A Republican who filed as a candidate for city council from Ward 3 has withdrawn her candidacy, according to the Highland County Board of Elections.
Sharolyn L. Moore, a resident of Lilly Hill, sent a letter to the election board stating that she was withdrawing for personal reasons, according to Steve Witham, elections administrator.
Moore is the second Republican in the last two weeks to consider a run for the Ward 3 position only to change plans. Earlier, Kay Barrera had pulled petitions for the seat, but later said she was prohibited from running because she is a classified civil service employee in Clinton County.
Paulette Donley, chair of the Highland County Republican Party, said Monday she was disappointed but she respected Moore’s decision.
The filing deadline for partisan candidates was Feb. 1, but Witham said he was checking with state election officials on the question of whether the GOP is permitted to name a replacement, although such a move is usually permitted only after a candidate withdraws after having been nominated in a primary election.
In the meantime, Moore’s withdrawal leaves Democratic hopeful Tim Countryman as the only candidate from Ward 3, although non-affiliated independent candidates have until May 1 to file for city offices.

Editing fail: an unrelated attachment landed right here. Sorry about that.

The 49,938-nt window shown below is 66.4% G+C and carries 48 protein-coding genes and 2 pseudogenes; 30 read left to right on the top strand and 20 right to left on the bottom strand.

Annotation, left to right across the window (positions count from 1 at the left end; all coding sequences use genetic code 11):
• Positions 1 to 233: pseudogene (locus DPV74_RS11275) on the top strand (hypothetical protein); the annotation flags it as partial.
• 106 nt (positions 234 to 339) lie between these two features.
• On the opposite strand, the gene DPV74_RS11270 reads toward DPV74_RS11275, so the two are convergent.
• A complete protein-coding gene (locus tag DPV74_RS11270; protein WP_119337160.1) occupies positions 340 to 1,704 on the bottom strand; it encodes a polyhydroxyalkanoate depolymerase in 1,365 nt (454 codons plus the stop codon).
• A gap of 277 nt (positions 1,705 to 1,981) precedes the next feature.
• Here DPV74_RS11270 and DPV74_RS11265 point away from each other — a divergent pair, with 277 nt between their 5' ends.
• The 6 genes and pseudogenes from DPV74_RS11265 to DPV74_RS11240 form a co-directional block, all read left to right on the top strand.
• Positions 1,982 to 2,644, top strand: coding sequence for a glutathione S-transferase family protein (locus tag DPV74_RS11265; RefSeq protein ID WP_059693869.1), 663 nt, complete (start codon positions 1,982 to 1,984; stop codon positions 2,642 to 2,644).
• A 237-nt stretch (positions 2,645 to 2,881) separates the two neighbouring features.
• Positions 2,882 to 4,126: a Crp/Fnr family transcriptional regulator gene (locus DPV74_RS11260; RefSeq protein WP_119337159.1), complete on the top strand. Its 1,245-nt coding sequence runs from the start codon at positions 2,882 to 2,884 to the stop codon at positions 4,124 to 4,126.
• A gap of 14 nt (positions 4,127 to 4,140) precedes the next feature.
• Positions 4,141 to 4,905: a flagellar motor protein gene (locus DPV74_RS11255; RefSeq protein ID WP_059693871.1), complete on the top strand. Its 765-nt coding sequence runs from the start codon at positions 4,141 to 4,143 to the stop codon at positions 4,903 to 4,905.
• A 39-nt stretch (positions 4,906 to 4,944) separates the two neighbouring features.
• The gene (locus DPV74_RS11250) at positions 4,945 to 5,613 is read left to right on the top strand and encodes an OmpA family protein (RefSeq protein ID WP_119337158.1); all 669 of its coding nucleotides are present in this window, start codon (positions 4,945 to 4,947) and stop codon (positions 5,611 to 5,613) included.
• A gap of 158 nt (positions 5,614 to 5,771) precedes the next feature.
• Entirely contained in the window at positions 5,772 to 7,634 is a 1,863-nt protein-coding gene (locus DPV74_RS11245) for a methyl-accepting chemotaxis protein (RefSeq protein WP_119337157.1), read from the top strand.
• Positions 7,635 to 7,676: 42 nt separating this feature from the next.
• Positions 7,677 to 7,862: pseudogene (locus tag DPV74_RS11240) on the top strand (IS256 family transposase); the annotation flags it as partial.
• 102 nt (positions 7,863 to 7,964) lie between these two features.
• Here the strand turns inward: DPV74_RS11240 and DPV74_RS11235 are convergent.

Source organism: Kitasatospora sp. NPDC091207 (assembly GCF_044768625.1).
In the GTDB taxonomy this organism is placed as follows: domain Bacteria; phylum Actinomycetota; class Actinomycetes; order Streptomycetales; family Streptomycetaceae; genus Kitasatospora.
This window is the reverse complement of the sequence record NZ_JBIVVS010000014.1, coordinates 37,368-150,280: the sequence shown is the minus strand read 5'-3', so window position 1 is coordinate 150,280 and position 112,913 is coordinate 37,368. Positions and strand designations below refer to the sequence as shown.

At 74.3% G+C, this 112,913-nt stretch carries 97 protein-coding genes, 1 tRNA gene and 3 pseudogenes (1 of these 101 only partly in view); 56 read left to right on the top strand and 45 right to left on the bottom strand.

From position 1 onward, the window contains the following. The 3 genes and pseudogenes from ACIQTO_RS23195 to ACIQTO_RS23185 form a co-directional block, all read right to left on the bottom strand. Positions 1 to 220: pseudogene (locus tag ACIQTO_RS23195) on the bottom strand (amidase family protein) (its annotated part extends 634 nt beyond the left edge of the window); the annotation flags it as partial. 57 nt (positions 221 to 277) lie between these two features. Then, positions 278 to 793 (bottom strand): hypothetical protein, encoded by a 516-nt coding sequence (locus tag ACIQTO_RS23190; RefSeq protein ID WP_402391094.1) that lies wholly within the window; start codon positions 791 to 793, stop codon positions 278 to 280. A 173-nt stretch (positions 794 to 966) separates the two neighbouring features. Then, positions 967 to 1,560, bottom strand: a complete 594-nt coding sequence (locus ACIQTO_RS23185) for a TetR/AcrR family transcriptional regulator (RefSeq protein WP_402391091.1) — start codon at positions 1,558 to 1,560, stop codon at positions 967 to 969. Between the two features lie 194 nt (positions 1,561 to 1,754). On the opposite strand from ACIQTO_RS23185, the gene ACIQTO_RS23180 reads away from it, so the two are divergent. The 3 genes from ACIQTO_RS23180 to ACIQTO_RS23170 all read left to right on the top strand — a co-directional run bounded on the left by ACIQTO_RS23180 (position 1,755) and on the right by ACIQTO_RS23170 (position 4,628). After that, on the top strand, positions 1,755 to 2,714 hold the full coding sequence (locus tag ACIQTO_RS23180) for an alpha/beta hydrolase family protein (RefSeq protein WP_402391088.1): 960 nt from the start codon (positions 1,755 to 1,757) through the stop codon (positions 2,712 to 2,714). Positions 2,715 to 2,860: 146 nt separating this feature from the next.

The only primary contest on May 2 will be between Republican hopefuls Jason Grove and Joe Mahan for the Ward 4 council seat. The winner will face Democratic candidate Mary B. Stanforth in November. Until Moore’s withdrawal, all council races except president of council were set to feature contested races in November.
However, all voters throughout Highland County and four other counties will decide a levy on May 2 for the Paint Valley Alcohol, Drug Addiction & Mental Health Services (ADAMH) in what is technically considered a special election.
The 1-mill, 10-year levy would generate $4.6 million annually and cost the owner of a $100,000 property approximately $35 a year. Created in 1967, ADAMH serves a five-county area that includes Highland, Fayette, Pickaway, Pike and Ross counties. Last November, voters in those five counties cast 52,526 votes against a similar levy and 40,378 votes for it.
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